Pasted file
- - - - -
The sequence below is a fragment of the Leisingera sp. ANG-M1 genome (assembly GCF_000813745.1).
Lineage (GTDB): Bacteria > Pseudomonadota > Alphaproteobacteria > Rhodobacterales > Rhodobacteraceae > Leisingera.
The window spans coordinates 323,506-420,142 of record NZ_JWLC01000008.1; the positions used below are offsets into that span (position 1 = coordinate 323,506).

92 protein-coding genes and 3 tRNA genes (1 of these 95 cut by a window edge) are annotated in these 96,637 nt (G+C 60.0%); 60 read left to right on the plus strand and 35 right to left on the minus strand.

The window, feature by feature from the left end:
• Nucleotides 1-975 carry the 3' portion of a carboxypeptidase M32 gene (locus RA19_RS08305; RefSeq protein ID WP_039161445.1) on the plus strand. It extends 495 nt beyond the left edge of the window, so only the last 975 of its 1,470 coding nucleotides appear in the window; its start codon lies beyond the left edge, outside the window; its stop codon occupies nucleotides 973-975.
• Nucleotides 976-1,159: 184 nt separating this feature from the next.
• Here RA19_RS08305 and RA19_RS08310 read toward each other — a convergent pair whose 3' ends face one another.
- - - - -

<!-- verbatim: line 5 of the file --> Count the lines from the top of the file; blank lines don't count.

The window, feature by feature from the left end: